Next we got to our main entrées. I had the Braised Ontario Lamb Ragu with house-made potato gnocchi, goat’s milk cheese, mint and oregano — which I paired with a Spear Head Moroccan Brown Ale. My friend opted for the House-ground Beef Burger with old cheddar and locally-sourced garnishes, on a fresh kaiser. He didn’t want a large meal, but looking at the size of that plate, he got one anyway. The Ragu had tender meat and fresh gnocchi in a rich appetizing sauce. My pairing worked fairly well, with the spiced raisin-like fruitiness of the Moroccan brown ale adding a complementary note to the robust meat dish as well as providing good palate cleansing. My friend enjoyed the same ale, so I think Moroccan Brown is an all-around good match for red meat meals.
Then on to dessert. We ordered spiced apple cake with hot apple jam, paired with Stone Hammer Coffee Stout. Hard to go wrong there — fresh warm fruity dessert and a satisfying coffee-infused brew rounded out the meal very nicely.
Milos’ establishment provides a rewarding experience for foodies and non-foodies, veteran craft beer drinkers and novice quaffers alike. There is something new to experience for everyone — all in a friendly atmosphere.
As a side note to local beer lovers, I was given a scoop on some of the beers soon to come on line at Milos’: Oast House Barn Raiser and Smoked Stout; many of Bellwood’s rotationals; Flying Monkeys Saison; HBC 342 and Imperial Red Ale; Left Field’s Eefus (oatmeal brown ale); Mikkeller specials; De Molen beers; and Boon and Liefmans Lambics — a little something new for everyone.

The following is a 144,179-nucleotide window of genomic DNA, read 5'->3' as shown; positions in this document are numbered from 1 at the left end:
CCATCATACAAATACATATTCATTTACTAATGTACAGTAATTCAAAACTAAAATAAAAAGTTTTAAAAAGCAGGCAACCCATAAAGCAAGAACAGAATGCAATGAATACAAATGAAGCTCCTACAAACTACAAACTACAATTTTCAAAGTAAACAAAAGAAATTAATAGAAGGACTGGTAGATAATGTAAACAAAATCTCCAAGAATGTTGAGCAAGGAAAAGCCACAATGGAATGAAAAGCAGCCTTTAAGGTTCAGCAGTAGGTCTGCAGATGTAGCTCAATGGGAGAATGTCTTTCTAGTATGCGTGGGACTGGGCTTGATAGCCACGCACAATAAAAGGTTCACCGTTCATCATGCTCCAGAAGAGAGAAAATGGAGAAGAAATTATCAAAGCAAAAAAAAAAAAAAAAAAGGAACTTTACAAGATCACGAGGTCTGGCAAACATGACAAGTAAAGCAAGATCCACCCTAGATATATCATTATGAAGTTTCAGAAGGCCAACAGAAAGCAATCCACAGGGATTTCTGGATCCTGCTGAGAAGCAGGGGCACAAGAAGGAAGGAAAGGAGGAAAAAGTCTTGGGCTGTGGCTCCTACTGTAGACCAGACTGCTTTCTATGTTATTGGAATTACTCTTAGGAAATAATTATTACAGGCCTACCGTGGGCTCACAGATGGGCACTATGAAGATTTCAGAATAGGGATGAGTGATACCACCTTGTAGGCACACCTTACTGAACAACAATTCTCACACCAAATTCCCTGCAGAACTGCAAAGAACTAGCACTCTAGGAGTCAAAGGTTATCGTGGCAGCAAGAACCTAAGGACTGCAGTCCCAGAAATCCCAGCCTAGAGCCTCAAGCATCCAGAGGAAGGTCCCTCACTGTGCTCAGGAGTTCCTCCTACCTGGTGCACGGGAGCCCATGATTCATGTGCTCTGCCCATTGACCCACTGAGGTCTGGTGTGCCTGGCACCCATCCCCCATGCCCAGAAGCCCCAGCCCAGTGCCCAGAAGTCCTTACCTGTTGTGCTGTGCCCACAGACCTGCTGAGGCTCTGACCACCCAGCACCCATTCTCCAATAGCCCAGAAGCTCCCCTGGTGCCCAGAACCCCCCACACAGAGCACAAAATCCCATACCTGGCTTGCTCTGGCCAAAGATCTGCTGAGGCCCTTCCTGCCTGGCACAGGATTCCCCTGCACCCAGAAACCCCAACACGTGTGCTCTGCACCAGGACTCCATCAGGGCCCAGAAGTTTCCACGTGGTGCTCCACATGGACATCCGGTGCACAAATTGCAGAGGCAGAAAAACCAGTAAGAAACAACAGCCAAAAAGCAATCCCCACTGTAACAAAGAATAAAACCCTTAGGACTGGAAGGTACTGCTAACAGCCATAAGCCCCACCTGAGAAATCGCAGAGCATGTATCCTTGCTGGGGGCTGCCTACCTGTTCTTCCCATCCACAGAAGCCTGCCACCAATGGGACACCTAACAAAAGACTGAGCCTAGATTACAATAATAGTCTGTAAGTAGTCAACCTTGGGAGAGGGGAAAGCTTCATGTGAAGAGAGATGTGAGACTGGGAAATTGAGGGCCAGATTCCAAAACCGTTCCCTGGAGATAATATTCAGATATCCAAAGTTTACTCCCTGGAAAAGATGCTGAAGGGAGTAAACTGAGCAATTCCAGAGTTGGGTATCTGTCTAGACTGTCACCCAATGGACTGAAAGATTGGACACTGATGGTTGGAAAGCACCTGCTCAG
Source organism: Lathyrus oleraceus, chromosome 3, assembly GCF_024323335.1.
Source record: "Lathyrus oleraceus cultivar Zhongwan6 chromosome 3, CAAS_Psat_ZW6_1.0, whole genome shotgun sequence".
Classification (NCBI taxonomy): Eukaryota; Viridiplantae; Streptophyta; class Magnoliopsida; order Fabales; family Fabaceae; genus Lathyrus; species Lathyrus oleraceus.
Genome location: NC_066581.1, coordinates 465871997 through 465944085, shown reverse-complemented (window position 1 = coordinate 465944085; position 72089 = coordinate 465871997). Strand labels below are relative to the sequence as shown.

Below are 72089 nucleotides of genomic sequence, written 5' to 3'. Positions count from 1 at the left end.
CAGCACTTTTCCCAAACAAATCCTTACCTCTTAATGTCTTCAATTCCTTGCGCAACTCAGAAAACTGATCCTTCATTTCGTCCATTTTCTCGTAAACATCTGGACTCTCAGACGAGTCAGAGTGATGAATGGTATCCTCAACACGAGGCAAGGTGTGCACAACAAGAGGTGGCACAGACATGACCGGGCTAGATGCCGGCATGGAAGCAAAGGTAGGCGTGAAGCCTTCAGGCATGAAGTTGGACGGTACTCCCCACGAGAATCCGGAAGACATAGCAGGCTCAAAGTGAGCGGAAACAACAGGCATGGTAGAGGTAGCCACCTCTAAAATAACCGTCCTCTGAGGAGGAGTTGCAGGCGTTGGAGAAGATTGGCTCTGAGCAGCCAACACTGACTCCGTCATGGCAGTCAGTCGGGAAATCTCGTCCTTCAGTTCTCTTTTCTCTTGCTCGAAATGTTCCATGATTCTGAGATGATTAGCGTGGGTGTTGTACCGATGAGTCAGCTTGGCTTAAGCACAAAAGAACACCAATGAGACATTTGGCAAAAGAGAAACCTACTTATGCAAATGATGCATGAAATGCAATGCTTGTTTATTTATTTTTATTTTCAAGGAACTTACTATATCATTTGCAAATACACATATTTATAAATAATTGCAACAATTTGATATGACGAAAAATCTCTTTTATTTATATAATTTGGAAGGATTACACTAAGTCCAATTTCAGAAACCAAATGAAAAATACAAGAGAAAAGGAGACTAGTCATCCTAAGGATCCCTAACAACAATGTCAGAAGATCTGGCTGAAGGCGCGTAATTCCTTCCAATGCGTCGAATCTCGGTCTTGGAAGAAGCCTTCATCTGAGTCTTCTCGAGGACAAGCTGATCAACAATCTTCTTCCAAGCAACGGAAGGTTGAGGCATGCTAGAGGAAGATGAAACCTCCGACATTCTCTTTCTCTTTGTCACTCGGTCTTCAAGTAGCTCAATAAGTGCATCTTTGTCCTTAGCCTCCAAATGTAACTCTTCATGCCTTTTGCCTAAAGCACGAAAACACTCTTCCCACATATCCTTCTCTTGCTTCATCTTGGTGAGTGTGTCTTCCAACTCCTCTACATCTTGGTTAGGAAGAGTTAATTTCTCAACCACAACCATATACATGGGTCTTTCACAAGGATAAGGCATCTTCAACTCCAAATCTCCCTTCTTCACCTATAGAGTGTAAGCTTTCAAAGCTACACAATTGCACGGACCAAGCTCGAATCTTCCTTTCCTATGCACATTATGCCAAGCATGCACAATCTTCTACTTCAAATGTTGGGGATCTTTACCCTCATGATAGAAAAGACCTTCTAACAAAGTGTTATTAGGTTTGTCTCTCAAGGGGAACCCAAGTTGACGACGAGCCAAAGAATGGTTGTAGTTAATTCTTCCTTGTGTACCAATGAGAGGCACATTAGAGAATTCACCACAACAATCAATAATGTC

Milos’ Craft Beer Emporium
420 Talbot Street North, London
Taste of the Month
Radical Road Brewing’s Canny Man
Barrel-Aged Scotch Ale
(LCBO # 311829)
Radical Road Canny Man is a 9.1% abv “Wee Heavy” styled Scotch ale that has been aged in whisky barrels for 71 days. It is the brainchild of two creative brewers at Black Oak Brewing who thought it was time the brewery offered a really big barrel-aged beer. Many of us who heard the rumours it was coming thought they were nuts to offer an initial barrel-crafted big brew based on the “wee heavy” style, but the attention to sourcing authentic scotch barrels and quality ingredients, and the skilful way this brew was crafted made Scotch Ale a perfect style to showcase barreled aged beer. It works very well because the peat smoked malt taste associated with this style largely comes from the whiskey barrels. It comes in a wrapped champagne bottle with a caged cork stopper. I’m sure it will cellar well.
My first impression, from the packaging, was that it must be another sales gimmick for a mediocre brew. How wrong I was. Inside that arty package was a hazy deep amber unfiltered ale with a massive cap that lasts, and a champagne-like effervescence from proper bottle conditioning. Big burly aroma fills the nose (and the room) with a pungent smoky-nutty-malty-fruity bouquet. Hopping is moderate but efficient and there is a nice smoky, roasted hazelnut and dark fruitiness riding below the caramel malt. It has a great rounded smoothness that comes from barrel aging. I was impressed by how this big robust version of a “wee heavy” held its sweetness and smokiness in check, by wonderful rounded malt complexity and a decent drying on the palate from efficient yeast attenuation. This is a world-class effort from some local brewers, and a joy to sip on or pair with a number of soft ripe buttery cheeses or smoked salmon.
THE MALT MONK is the alter ego of D.R. Hammond, a passionate supporter of craft beer culture. He invites readers to join in the dialogue at http://maltmonksbeerblog.wordpress.com/